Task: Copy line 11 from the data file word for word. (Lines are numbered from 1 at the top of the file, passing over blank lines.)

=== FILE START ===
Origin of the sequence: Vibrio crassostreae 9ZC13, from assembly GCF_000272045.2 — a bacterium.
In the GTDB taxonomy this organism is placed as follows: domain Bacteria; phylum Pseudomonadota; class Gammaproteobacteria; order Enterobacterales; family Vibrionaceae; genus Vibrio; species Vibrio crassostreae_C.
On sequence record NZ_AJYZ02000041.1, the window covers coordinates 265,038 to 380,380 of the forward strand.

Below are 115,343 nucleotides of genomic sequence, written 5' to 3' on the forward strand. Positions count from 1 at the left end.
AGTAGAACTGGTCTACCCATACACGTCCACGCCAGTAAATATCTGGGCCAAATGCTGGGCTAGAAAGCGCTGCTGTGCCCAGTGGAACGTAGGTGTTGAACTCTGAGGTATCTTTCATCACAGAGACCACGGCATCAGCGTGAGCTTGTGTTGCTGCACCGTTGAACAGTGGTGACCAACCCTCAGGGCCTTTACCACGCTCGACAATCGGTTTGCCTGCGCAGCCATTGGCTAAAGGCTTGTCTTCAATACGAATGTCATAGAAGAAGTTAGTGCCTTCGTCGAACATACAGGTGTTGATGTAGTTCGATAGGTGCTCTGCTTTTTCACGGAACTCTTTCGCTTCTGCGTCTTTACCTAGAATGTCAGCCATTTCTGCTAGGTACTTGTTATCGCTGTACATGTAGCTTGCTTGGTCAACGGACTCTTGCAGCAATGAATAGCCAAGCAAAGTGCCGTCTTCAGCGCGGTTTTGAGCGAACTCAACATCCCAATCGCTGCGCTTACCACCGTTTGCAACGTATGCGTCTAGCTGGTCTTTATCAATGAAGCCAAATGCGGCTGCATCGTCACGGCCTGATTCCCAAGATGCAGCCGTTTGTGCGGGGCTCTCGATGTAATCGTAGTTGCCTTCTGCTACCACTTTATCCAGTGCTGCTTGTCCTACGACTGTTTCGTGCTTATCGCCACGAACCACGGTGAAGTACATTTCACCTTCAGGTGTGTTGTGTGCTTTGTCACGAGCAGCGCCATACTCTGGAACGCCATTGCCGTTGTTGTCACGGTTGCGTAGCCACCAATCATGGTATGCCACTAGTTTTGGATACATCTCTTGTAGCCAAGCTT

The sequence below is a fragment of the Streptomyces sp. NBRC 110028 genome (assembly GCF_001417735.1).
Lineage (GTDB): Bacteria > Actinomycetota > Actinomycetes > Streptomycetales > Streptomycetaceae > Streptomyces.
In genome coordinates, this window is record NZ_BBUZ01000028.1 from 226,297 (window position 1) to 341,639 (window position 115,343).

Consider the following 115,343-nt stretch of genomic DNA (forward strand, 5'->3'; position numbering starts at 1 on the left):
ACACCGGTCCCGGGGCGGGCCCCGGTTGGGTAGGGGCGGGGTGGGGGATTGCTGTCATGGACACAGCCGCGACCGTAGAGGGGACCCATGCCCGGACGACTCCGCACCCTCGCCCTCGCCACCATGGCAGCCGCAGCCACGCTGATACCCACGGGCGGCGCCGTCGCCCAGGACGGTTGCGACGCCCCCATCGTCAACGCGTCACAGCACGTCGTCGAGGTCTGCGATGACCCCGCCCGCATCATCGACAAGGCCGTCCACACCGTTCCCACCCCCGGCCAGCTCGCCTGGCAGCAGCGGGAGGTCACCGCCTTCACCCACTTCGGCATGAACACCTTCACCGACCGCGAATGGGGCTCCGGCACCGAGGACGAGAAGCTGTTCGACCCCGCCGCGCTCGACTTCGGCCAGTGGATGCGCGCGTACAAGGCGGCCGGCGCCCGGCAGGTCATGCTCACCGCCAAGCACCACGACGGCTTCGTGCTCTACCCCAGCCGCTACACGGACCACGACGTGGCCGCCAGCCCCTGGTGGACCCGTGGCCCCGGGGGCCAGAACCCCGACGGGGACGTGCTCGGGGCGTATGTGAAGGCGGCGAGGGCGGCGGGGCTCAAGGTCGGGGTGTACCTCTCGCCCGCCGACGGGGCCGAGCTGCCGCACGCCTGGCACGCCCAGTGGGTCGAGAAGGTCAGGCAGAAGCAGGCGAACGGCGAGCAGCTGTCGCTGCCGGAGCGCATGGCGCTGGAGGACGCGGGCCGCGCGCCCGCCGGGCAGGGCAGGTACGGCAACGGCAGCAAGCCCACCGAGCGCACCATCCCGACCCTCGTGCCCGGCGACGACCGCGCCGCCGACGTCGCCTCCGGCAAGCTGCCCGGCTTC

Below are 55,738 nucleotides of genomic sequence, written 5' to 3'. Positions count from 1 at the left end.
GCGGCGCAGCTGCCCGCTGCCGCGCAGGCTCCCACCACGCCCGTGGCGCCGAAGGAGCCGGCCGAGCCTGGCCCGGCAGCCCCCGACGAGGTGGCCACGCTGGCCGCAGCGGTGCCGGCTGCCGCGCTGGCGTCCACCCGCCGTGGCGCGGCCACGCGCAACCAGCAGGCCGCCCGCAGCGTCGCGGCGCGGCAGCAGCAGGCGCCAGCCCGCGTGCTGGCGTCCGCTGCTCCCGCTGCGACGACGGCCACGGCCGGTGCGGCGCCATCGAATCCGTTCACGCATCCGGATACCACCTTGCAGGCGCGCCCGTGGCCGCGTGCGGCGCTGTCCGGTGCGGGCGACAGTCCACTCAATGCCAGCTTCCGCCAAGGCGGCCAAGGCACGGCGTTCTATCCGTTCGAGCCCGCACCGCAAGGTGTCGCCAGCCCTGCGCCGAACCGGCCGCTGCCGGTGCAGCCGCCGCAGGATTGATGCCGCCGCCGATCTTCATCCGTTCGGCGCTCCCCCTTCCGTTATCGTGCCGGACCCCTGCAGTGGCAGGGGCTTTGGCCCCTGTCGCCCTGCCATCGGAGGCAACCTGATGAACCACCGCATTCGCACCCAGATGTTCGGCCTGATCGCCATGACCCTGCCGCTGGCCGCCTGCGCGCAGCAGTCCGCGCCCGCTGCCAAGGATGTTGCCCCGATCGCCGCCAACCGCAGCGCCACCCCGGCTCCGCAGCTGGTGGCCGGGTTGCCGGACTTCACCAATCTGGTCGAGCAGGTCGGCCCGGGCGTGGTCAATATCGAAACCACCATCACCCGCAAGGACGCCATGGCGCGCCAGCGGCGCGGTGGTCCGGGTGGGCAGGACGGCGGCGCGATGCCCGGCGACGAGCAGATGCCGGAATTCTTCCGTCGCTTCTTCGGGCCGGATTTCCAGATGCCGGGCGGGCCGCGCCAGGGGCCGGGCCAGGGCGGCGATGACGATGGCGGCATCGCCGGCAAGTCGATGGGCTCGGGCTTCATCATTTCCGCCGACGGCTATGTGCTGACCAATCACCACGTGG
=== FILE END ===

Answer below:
Below are 55,738 nucleotides of genomic sequence, written 5' to 3'. Positions count from 1 at the left end.